Diabetes Personality Types
Your personality may be highly indicative of how you manage your diabetes, according to Dr. Paul Ciechanowski, Associate Professor at the University of Washington School of Medicine. People with independent personalities are typically self-reliant and cautious when it comes to interacting with others, traits that are often associated with success in life, but not necessarily the best method of caring for a chronic condition such as diabetes. Those with an interactive style are more collaborative and easily affiliate with others. For the interactive person, asking for help comes much more easily than for the independent person.
When it comes to managing your diabetes, interacting with others is a major part of successfully managing your diabetes. What has been found is the more independent a person is, the less likely that person will adhere to the rigors of daily diabetes management – exercise, diet, taking medications, visiting the doctor, etc.
So what's YOUR style?
These two diabetes personality types are actually based on a theory called attachment style, which is how you relate to others in intimate and close relationships. This theory says there are two fundamental ways that people relate to others. Some people are more anxious than others. People who are high in attachment-related anxiety tend to worry about whether their partners really love them and often fear rejection. People low on this dimension are much less worried about such matters. There is a second group of people who are more avoidant than others. People who are high in attachment-related avoidance are less comfortable depending on others and opening up to others.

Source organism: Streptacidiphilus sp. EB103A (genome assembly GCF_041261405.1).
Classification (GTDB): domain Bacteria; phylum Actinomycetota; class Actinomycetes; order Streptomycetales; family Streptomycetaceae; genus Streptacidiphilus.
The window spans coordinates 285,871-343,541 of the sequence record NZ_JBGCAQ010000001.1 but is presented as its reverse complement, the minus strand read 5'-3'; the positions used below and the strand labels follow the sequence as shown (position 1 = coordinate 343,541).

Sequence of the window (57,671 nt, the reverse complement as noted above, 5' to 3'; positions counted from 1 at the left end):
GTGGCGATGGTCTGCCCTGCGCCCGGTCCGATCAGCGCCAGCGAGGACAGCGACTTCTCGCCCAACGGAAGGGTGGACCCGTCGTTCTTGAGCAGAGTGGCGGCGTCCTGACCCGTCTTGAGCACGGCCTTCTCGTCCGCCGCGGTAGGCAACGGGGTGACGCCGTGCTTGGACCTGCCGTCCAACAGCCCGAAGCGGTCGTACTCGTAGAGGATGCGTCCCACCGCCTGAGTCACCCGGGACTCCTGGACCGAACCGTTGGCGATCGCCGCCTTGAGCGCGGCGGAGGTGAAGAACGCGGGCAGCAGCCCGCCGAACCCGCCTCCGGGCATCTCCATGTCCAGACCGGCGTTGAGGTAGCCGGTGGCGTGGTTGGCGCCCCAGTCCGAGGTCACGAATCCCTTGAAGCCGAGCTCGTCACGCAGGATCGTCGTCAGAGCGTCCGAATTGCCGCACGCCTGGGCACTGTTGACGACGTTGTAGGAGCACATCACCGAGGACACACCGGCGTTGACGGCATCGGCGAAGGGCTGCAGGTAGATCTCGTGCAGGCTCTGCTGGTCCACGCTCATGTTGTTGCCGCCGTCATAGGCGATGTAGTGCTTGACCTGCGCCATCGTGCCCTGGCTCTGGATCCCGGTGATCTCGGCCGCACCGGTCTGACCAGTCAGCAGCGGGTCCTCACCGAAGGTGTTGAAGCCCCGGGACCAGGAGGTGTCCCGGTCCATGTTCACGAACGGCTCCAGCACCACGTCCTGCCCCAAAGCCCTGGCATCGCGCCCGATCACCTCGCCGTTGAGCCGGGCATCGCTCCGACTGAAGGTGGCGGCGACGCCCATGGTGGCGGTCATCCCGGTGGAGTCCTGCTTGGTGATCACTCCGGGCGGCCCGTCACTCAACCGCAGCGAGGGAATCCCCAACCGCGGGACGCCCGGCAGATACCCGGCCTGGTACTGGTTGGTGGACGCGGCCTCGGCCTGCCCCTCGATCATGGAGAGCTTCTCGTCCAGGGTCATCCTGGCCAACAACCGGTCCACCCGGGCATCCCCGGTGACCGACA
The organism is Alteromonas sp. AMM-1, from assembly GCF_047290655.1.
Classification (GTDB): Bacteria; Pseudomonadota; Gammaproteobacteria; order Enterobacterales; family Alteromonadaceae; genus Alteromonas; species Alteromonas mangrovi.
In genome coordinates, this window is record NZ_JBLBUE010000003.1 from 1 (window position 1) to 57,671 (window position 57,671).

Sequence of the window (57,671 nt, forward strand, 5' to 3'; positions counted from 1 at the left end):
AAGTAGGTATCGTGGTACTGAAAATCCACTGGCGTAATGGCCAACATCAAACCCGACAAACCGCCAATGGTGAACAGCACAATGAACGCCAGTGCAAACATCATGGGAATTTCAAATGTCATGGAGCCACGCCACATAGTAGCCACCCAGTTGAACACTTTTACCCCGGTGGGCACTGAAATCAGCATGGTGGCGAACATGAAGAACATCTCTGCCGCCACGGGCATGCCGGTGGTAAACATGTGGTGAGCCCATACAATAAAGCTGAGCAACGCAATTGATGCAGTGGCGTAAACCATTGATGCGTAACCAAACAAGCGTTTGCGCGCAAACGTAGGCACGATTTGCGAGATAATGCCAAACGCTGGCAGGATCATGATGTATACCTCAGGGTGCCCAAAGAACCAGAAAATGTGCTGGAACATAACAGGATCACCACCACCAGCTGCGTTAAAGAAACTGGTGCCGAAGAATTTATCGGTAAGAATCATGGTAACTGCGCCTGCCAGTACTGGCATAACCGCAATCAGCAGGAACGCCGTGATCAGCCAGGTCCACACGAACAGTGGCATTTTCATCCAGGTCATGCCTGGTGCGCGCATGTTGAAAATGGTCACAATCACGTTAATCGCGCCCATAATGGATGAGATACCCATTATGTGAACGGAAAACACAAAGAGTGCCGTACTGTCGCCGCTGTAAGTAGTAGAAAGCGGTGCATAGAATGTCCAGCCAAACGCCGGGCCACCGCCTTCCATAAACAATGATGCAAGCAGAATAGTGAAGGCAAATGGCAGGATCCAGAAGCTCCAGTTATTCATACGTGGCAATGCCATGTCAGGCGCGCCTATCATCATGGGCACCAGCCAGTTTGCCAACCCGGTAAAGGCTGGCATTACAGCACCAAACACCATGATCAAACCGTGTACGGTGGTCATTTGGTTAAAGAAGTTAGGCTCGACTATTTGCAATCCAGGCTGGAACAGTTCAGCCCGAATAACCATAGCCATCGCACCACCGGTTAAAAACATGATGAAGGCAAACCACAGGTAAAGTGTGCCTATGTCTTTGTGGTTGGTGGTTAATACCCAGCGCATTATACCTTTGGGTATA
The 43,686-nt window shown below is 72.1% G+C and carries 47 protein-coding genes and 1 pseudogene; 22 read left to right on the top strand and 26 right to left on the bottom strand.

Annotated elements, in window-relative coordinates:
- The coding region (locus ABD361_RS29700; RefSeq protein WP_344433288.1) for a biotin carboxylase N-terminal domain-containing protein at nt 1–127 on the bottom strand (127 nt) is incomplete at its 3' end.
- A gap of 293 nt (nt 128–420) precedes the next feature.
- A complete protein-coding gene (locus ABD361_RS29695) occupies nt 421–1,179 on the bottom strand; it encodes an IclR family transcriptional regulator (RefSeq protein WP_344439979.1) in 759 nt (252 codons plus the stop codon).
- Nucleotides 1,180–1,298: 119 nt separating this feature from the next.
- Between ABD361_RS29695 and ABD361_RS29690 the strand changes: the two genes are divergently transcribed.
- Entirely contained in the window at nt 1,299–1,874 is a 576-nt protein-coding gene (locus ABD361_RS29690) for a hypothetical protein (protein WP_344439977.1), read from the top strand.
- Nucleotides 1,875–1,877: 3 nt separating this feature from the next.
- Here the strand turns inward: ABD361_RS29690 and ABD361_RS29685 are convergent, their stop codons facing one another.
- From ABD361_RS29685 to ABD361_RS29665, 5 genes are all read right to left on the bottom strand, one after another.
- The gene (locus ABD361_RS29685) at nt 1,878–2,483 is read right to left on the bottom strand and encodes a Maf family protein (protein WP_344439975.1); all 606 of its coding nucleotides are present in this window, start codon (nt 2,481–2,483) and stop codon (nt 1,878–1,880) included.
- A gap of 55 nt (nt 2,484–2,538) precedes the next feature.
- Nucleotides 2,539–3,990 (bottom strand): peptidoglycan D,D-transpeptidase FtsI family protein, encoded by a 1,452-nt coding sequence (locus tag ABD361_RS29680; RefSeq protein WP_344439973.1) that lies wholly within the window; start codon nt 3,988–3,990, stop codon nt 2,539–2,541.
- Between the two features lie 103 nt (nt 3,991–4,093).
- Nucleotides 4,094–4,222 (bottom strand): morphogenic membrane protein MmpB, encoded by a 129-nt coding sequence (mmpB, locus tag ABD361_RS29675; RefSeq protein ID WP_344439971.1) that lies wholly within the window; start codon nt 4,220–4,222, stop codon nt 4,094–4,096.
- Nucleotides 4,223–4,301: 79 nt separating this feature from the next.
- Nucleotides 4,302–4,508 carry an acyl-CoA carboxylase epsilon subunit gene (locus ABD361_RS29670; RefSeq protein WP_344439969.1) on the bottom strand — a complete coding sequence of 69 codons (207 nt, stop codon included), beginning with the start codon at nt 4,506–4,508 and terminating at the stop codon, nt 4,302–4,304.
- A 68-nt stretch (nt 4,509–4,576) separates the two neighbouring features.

Click the image below to begin your assessment and determine which style you are. Landing in the secure/preoccupied quadrants is equivalent to having an interactive style, while fearful/dismissing is equivalent to independent. Use your results to discuss your behavioral style with a counselor who specializes in diabetes and can help you determine how your personality style can be best used to manage your diabetes successfully.
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Many people say that depression is a side effect or complication of diabetes. Without discounting the association of the psychological condition with the physical one, I'm not convinced that our high and/or unstable glucose levels are directly responsible for that change in our mental state. My belief is that the unrelenting need for self-care, for following the sort of care schedules that can drive licensed, professional caregivers crazy, is what overwhelms us...